Institute Institute Employees Christian Albert Research projects
Smart Spatial – Potential analyses and environmental aspects in the development of smart grids

Smart Spatial – Potential analyses and environmental aspects in the development of smart grids

Led by:  Prof. Dr. Christina von Haaren, Dr. Christian Albert
Team:  Dr.-Ing. Claudia Palmas, Dipl.-Geogr. Almut Siewert
Year:  2015
Funding:  Ministry for Science and Culture, Lower Saxony (Nds. MWK)
Duration:  March 2012 - February 2015
Is Finished:  yes

Smart Nord is an interdisciplinary research network funded by the Lower Saxony Ministry for Science and Culture (MWK). In six subprojects, more than 40 scientists deal with "the energy transition" and develop contributions to the coordinated, decentralized provision of electrical power in the distribution grids.

The aim of the sub-project 'Smart Spatial', which is being carried out at the Institute of Environmental Planning, is on the one hand to spatially estimate the potentials for various renewable energies. On the other hand, scenarios for the development of the plant and grid structure are simulated and analyzed with regard to their effects on landscape functions and ecosystem services. Together with societal stakeholders, multi-criteria optimization strategies are developed. Case studies are Lower Saxony and the Hannover region.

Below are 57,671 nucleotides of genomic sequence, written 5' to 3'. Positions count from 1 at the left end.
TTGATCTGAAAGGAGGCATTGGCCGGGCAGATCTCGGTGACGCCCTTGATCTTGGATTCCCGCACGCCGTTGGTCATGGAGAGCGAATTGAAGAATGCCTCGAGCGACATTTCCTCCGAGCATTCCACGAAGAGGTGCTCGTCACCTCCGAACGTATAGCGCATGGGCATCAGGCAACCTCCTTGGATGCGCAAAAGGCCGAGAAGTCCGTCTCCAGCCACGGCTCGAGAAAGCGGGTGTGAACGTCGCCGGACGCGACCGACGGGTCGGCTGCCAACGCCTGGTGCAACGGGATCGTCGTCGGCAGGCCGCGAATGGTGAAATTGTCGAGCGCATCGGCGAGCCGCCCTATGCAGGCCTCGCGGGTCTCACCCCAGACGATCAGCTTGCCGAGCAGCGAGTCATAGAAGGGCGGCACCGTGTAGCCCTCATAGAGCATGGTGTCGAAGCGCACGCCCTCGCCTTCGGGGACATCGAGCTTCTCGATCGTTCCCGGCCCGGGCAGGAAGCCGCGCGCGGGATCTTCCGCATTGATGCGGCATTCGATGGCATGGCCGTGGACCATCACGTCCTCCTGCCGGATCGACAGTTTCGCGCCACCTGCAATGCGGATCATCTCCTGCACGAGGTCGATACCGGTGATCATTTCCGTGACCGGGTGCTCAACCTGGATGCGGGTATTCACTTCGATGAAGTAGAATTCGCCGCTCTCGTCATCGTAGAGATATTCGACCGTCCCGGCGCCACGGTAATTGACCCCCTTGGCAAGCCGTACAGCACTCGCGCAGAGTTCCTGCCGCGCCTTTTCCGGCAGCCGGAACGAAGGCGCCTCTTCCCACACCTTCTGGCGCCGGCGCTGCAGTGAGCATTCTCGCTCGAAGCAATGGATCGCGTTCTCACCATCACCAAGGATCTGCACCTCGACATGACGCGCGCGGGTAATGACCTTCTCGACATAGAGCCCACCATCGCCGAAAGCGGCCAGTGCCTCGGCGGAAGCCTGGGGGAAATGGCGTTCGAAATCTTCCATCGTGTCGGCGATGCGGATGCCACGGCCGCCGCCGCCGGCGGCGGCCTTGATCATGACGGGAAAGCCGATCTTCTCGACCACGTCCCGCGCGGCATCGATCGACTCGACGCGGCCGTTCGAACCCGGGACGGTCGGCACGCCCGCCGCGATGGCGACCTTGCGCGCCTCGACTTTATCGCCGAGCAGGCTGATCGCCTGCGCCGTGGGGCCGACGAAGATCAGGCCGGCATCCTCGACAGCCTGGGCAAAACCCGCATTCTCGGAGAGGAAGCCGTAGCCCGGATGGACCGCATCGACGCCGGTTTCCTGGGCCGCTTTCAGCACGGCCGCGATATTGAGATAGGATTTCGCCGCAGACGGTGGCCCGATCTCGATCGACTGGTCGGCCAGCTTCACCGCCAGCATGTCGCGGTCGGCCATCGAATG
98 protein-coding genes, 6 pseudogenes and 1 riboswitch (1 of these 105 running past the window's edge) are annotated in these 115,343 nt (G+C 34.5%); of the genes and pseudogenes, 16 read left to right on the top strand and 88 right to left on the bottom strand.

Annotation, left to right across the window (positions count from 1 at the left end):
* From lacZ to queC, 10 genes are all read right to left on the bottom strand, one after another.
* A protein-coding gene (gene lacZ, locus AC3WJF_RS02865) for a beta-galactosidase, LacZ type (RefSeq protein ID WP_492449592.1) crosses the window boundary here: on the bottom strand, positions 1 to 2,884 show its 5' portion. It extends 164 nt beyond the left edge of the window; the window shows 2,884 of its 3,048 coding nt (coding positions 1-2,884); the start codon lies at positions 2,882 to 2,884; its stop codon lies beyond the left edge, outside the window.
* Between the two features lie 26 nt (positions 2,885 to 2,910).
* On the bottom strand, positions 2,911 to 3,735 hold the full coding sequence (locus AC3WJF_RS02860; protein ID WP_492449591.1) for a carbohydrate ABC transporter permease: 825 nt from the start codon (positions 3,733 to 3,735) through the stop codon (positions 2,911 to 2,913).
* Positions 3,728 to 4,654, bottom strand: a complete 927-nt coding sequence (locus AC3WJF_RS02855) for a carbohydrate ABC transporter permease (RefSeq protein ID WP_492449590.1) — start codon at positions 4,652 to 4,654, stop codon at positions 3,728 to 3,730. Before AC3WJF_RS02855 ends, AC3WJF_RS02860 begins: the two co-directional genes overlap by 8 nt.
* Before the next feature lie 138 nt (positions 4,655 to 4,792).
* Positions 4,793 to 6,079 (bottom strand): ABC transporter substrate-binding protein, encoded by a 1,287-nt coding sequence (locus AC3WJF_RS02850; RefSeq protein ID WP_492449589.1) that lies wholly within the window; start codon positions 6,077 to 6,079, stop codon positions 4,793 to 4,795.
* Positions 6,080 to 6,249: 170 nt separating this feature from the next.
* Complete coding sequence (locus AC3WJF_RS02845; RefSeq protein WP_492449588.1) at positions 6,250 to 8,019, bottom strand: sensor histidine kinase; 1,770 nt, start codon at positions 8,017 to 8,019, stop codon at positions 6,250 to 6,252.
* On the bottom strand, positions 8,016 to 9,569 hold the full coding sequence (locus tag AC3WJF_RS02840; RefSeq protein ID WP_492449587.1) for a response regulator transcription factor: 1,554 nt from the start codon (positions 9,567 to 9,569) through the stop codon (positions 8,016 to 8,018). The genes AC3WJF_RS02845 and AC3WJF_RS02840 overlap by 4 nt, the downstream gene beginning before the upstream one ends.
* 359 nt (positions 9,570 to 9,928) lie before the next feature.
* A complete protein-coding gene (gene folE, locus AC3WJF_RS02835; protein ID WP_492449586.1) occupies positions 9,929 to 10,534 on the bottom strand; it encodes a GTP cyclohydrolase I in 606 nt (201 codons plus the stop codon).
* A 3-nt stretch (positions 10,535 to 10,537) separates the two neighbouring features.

Background: The current approach to the supply of electrical energy is based on a top-down path: Large power plants initially feed in power at the extra-high voltage level of the transmission grid. To supply the end consumers, the electrical power is transferred to the subordinate distribution grids and further distributed via the high-voltage to the low-voltage level.

This procedure is called into question if, according to the "Leitszenario 2009" of the German Federal Ministry for the Environment (BMU), the share of renewable energies in gross electricity consumption is to be 35 % by 2020 and almost 60 % by 2030. To achieve this target, installed wind turbine capacity in Germany is expected to reach approx. 42 GW and 60 GW respectively (2009: approx. 26 GW). Most of this capacity will be installed in northern Germany, especially in the coastal regions. Ambitious targets for the expansion of the use of renewable energy sources and the possibility of generating electricity through combined heat and power (CHP) will result in changed requirements for the design strategies and operation of the electrical power supply.

New methods of controlling decentralized producers and consumers at the medium-voltage and underlying low-voltage level are needed to complement the current top-down model with a bottom-up model as an operating principle. The "generation follows load" approach must be supplemented by a "load follows generation" path to balance power fluctuations of generators and increase grid stability.